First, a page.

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Center on Domestic Violence, School of Public Affairs

School of Public Affairs
 

Accomplishments


  • Over 100 leaders, managers, or advocates in the movement to end violence against women have enrolled in the Program on Domestic Violence since 2000.
  • In 2008, the Center won the prestigious Celebrating Solutions Award from the Mary Byron Foundation. The award recognizes innovative efforts in addressing the root causes of violence against women
  • The Center’s academic programs have twice been expanded to include additional disciplines - the programs now serve students pursuing coursework in public administration, criminal justice and health care. 
  • The Center’s Education Series has trained over 2500 advocates, service providers and policy makers in Colorado since 2001.
  • With funding from Kaiser Permanente, a 2008 conference on health care and domestic violence drew participants from across the United States and Canada.
  • Faculty affiliated with the Center have produced several ground-breaking studies on violence against women.
  • Over 550 academic researchers and practitioners have jointly participated in workshops and symposia organized by the Center to mutually inform each other of evidence-based research.
  • With funding from the Department of Justice, in 2008 the Center launched the first domestic violence victim services and prevention program on the Auraria Campus, Colorado’s largest college campus serving 60,000 students, faculty, and staff.
  • With funding from the Colorado Department of Human Services, in 2009 the Center introduced the END Violence Program, which is enhancing the capacity of public schools across Colorado to successfully identify and respond to the needs of children who witness violence in the home.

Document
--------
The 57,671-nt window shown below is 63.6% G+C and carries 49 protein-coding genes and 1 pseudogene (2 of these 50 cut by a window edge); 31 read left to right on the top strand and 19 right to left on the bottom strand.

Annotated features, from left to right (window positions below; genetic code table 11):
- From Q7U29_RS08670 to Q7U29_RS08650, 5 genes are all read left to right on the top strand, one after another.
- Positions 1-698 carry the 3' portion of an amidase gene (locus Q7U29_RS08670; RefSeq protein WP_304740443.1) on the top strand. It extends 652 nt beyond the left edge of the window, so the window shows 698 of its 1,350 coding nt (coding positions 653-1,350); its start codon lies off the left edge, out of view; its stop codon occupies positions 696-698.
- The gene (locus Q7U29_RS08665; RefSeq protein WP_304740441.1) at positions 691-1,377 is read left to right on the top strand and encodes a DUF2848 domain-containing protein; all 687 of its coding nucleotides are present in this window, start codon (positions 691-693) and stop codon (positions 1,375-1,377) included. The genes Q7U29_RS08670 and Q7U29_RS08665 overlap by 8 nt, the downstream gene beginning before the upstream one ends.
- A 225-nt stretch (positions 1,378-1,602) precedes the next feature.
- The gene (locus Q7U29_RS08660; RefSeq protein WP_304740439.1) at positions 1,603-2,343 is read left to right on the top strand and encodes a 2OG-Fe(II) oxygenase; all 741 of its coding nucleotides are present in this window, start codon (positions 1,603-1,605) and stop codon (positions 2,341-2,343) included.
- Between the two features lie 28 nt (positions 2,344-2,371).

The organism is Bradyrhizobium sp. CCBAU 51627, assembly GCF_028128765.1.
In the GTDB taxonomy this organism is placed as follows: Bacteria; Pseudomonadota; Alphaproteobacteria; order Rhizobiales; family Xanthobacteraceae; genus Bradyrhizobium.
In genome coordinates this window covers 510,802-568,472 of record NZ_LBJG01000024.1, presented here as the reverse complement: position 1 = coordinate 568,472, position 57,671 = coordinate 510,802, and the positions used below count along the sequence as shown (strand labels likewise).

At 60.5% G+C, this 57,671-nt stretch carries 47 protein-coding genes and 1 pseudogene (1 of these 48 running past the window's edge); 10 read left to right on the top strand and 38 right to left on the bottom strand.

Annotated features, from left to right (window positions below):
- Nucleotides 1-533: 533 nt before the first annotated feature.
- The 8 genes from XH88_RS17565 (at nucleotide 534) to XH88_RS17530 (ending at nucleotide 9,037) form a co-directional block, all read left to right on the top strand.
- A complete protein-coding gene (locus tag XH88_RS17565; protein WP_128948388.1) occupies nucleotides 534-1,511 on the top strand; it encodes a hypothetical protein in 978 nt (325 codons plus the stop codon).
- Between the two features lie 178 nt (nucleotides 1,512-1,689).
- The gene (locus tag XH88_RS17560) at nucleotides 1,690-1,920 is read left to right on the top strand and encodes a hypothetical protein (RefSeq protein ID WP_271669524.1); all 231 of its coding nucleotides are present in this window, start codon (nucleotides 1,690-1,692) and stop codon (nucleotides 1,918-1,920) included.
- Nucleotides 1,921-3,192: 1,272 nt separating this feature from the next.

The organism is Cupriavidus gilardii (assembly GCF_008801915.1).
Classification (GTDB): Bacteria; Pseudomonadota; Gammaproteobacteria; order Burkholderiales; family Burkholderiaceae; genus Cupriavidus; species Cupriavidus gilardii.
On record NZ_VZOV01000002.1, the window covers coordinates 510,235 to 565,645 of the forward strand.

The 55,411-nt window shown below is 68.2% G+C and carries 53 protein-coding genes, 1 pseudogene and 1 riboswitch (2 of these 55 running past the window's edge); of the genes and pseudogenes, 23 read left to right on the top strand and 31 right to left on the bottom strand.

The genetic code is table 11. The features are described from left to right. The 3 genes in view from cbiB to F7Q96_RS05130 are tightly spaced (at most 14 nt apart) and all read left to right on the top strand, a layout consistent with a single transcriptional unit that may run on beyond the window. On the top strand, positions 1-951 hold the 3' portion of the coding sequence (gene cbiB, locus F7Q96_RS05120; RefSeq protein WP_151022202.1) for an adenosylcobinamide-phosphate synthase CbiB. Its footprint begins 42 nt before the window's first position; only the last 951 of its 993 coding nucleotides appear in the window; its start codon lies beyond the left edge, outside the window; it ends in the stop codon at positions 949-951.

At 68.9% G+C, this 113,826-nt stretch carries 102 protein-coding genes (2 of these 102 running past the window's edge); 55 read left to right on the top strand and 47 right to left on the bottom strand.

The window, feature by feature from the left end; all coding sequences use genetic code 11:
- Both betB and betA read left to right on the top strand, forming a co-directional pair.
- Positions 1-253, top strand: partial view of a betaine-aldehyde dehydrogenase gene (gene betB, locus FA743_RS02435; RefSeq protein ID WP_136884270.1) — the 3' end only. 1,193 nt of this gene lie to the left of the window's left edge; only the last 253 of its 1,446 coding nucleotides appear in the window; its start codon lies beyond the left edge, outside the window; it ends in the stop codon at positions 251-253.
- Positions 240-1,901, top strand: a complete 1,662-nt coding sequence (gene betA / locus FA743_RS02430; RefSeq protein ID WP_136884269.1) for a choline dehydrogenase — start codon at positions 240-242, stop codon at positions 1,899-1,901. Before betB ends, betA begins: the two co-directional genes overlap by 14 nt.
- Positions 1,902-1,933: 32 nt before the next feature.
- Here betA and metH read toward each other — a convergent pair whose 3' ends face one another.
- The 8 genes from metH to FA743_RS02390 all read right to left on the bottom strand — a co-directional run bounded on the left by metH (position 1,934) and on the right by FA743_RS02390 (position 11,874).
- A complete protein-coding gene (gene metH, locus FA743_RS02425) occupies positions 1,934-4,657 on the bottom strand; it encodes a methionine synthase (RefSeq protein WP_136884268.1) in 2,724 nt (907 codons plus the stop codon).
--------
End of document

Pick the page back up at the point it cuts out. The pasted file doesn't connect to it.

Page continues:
Milestones

1998: In close cooperation with the domestic violence practitioner community, the School of Public Affairs at the University of Colorado Denver began to construct an educational and training program to address the critical issue of domestic violence. 

2000: The Program on Domestic Violence (PDV) and its graduate level academic program makes its debut to advance and strengthen the work of non-profits committed to ending violence against women.
2000: As the only program of its kind in the nation, students first enroll in the PDV. Since 2000 eight classes have completed the program, providing 65 graduates with the professional development skills needed to become change agents in their communities.

2001:  The Center launches its Community Education Series to provide training to practitioners from some of the top domestic violence experts in the country. 

2003:  With its partners, the Center launches the Domestic Violence Research and Action Coalition.

2004: The newly created Center on Domestic Violence expands its scope to include: 

  • The advancement of scholarly research on the root causes and effective responses to violence against women.
  • A national “home base” through which work related to domestic violence can be gathered and focused.
    A training center for educational institutions, advocacy groups, and direct service agencies on the latest research findings and best-practices for responding to violence against women.

2007: The academic suite was expanded to include a concentration within the Master of Criminal Justice to meet the growing thirst for knowledge among law enforcement personnel. 

2008: The Center wins a $500,000 grant from the U.S. Department of Justice to establish a victim services and prevention office on the Auraria Campus, the largest in Colorado.

2009:  The academic suite was expanded to include a Certificate in Interpersonal Violence and Health Care for health professionals, social workers, and faculty who want to build proficiency and confidence in interpersonal violence prevention, identification and intervention.

2009:  The Center wins a $750,000 grant for the U.S. Department of Justice to implement its END Violence Project in 25 public schools in Colorado to enhance the capacity of schools to successfully identify and respond to the needs of children who witness violence in the home. 

 

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